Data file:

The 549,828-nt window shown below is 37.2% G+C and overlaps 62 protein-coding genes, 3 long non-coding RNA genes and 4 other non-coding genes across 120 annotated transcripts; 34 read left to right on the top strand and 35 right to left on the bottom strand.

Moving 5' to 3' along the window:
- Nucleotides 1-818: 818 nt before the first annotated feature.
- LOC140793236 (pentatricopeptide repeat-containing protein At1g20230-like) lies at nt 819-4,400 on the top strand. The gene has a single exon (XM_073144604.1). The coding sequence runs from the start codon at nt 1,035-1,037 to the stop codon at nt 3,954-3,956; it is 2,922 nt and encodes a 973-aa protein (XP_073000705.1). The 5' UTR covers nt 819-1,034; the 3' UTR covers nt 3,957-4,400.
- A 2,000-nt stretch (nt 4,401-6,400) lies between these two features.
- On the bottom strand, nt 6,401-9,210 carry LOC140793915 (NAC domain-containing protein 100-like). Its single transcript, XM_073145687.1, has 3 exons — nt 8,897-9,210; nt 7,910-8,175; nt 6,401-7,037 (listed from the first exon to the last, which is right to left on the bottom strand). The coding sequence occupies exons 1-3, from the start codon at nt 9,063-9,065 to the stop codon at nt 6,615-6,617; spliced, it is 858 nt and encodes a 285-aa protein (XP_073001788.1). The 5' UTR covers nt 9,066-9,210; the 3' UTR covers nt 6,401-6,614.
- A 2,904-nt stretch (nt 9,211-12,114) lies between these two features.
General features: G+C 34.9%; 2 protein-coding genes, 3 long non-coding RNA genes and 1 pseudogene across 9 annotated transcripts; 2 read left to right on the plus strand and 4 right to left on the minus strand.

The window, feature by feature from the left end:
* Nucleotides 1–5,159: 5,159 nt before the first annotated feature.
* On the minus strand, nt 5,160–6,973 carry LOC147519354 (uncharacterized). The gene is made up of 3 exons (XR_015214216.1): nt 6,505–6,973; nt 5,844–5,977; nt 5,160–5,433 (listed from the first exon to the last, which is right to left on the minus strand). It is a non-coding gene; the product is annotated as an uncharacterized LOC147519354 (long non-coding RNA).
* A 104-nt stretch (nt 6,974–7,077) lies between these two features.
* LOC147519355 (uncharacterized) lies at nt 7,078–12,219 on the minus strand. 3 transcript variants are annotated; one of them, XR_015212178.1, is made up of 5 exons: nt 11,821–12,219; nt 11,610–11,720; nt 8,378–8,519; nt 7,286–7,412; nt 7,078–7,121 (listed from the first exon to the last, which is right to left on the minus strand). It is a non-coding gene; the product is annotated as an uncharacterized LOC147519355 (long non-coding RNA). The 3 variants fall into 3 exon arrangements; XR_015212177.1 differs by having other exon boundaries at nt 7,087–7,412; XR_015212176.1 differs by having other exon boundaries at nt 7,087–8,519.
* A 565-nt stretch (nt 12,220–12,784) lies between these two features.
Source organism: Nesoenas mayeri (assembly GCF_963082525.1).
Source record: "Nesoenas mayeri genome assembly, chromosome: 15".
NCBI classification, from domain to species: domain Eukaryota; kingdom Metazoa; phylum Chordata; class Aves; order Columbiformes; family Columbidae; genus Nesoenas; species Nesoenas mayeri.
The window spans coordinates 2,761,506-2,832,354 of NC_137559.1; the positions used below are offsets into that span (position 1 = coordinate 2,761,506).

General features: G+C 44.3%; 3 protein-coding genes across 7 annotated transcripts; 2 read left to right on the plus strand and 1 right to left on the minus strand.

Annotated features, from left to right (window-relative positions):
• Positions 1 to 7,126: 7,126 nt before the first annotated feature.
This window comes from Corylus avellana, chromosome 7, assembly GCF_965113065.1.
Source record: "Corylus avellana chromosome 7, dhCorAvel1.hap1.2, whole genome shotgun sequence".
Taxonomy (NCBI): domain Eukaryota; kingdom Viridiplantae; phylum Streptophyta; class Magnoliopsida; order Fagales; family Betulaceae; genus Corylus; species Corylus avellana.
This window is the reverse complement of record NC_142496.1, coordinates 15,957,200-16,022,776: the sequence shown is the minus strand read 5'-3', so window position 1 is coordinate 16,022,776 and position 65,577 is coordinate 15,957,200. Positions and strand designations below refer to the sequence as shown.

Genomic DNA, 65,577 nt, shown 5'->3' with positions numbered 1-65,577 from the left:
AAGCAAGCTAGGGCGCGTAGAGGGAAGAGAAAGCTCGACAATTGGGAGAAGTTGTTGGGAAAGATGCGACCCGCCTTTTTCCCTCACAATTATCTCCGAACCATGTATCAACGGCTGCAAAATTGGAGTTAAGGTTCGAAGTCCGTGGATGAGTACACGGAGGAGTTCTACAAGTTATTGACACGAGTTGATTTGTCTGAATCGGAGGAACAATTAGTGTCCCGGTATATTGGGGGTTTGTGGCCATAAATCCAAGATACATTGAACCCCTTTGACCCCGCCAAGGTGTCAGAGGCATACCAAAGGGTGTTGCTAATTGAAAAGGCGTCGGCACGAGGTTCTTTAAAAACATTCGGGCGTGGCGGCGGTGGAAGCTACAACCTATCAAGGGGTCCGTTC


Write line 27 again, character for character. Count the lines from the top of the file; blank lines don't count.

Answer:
AAGCAAGCTAGGGCGCGTAGAGGGAAGAGAAAGCTCGACAATTGGGAGAAGTTGTTGGGAAAGATGCGACCCGCCTTTTTCCCTCACAATTATCTCCGAACCATGTATCAACGGCTGCAAAATTGGAGTTAAGGTTCGAAGTCCGTGGATGAGTACACGGAGGAGTTCTACAAGTTATTGACACGAGTTGATTTGTCTGAATCGGAGGAACAATTAGTGTCCCGGTATATTGGGGGTTTGTGGCCATAAATCCAAGATACATTGAACCCCTTTGACCCCGCCAAGGTGTCAGAGGCATACCAAAGGGTGTTGCTAATTGAAAAGGCGTCGGCACGAGGTTCTTTAAAAACATTCGGGCGTGGCGGCGGTGGAAGCTACAACCTATCAAGGGGTCCGTTC